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G.R. No.

L-59514 February 25, 1988


PACIANO REMALANTE, petitioner,
vs.
CORNELIA TIBE and THE COURT OF
APPEALS, respondents.

FACTS:
Disputed in this case is the ownership of
six (6) parcels of land. The trial court awarded
three (3) parcels to petitioner and the other
three (3) to private respondent, but the Court of
Appeals held otherwise and awarded all six (6)
to private respondent.
In a complaint filed before the trial court,
private respondent Cornelia Tibe, as plaintiff,
sought the annulment of certain contracts and
other documents which became the bases for
the transfer of six (6) parcels of land from
private
respondent
to
petitioner
PacianoRemalante, the defendant below. Private
respondent claimed that petitioner, through
fraud, deceit, abuse of confidence and
misrepresentation, induced her to sign three (3)
affidavits of transfer (Exhibits I-3, K and M),
purported to be bail bonds, that transferred
three (3) parcels of land under Tax Declaration
Nos. 20280, 20273 and 20274 to petitioner.
Petitioner thereafter presented the affidavits to
the Provincial Assessor and caused the three (3)
parcels of land to be declared under Tax
Declaration Nos. 20323, 20324 and 20325.
Private respondent also claimed that
petitioner forged her signature in a deed of
absolute sale (Exhibit 22) whereby her other
three parcels of land described under Tax
Declaration Nos. 13959, 17388 and 16999 were
transferred to petitioner's name.

ISSUE:
THE COURT OF APPEALS ERRED IN NOT GIVING
CREDENCE TO THE DECISION OF THE TRIAL

COURT AND IN NOT ADOPTING THE SAME IN


TOTO.

RULING
Thus, while previously petitioner asked
the Court of Appeals to modify the decision or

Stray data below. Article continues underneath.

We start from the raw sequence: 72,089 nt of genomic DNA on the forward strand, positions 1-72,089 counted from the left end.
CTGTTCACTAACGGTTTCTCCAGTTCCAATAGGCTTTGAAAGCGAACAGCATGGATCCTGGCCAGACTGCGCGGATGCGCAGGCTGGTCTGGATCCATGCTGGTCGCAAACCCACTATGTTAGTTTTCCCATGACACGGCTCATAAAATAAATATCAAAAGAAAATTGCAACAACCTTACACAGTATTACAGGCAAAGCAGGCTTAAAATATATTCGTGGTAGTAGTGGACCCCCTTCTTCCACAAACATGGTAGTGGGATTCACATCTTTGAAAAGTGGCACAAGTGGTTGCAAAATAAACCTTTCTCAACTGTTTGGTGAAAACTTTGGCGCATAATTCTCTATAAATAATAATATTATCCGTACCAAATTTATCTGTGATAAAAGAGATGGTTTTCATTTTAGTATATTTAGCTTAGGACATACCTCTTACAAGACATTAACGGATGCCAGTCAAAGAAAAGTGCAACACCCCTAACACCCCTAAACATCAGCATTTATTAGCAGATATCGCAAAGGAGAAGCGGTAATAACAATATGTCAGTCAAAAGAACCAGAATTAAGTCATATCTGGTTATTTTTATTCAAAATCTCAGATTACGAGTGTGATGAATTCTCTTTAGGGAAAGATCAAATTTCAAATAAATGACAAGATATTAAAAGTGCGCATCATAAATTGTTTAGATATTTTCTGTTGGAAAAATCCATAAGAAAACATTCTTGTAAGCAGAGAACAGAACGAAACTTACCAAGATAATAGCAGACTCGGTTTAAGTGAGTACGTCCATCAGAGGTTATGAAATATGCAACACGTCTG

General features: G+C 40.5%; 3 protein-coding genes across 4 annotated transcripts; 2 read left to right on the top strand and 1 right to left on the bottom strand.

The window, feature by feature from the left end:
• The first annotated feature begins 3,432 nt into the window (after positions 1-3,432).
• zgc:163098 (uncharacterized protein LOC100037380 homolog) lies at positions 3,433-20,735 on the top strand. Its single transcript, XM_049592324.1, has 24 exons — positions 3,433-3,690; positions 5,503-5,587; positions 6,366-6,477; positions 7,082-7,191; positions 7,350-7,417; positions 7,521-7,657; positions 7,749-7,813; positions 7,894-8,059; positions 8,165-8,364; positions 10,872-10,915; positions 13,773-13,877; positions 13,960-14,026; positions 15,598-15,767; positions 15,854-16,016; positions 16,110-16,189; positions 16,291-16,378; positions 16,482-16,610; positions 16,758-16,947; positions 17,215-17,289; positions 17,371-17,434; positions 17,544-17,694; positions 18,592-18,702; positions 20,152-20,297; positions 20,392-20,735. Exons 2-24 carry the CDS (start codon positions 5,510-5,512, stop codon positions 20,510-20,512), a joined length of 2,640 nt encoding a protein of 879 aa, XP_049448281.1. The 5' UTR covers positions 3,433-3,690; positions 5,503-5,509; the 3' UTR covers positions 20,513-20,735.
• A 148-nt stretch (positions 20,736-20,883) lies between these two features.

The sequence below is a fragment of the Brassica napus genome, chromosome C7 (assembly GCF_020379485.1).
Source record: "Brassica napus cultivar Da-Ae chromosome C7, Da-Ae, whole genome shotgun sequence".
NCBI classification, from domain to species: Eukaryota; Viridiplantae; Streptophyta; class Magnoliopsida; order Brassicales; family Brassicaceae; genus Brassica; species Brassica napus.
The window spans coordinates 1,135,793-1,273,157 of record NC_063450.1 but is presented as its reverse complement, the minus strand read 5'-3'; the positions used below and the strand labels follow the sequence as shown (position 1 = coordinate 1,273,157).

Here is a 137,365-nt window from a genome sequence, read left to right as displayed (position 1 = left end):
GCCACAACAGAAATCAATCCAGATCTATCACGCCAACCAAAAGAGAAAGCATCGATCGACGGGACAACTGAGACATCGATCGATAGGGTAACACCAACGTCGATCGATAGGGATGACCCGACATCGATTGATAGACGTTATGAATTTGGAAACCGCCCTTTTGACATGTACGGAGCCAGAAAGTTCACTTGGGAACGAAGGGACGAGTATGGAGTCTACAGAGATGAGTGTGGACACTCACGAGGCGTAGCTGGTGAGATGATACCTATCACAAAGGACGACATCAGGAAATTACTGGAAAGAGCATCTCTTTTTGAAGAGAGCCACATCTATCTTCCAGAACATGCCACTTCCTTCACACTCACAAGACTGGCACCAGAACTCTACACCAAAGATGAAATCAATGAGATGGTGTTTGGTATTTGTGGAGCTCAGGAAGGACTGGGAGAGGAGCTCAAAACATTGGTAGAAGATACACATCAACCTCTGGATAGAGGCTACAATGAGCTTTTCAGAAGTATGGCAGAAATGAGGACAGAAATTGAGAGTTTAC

the trial court which awarded him only three (3)
parcels of land and awarded the other three (3)
parcels of land to private respondent, by
awarding him all six (6) parcels of land, now,
with the second assignment of error, he wants
this Court to reinstate the decision of the trial
court from which he appealed.
His prayer causes even more confusion.
In his petition (entitled 'Appeal By Certiorari'),
petitioner prayed "that defendant-appellant be
declared as the real and absolute owner of the
properties declared and described in Tax
Declaration Nos. 20323,20324 and 20325 and
that plaintiff appellant been joined to deliver the
ownership and possession of the same also to
defendant-appellant plus costs of suit." [Rollo, p.
9]. However, in his brief he prayed "that a new
decision be promulgated reversing the previous
decision of the Court of Appeals by
adoptingintoto the decision of the trial court."
[Brief for Petitioner-Appellant, p. 13].
Petitioner's
change
of
midstream takes him nowhere.

theory

at

The Court likewise finds no basis to


disturb the findings of the Court of appeals,
which adopted the findings of the trial court on
the ownership of the three parcels of land
covered by Tax Declaration Nos. 13959,17388
and 16999:
However, Exhibit 22, the deed of sale
respecting the properties declared and
described in Tax Declaration Nos.
13959, 17388 and l6999 is vitiated with
substantial error and fraud. It seems
that the consent of the plaintiff
respecting their disposition was secured
through substantial error or fraud, the
plaintiff believing the same to be merely

an undertaking for the provisional


liberty
of
the
defendant
in
a
concubinage case. This was substantial
error and fraud because if plaintiff knew
that what she was signing was a deed of
sale in favor of the defendant of the
lands in question, she would not have
consented to their alienation ...
The misrepresentation of the defendant,
upon an illiterate woman, not knowing
how to read, write and understand the
English language is fraudulent. Had
plaintiff known that the document she
was about to affix her signature was a
sale rather than a mere bail bond, she
would not have done so.
xxxxxxxxx
Since it has been established by
uncontradicted
evidence
that
the
plaintiff is practically unschooled and
illiterate, not knowing how to read, write
and understand the English language in
which Exhibit 22 was drafted, it would
have been incumbent upon the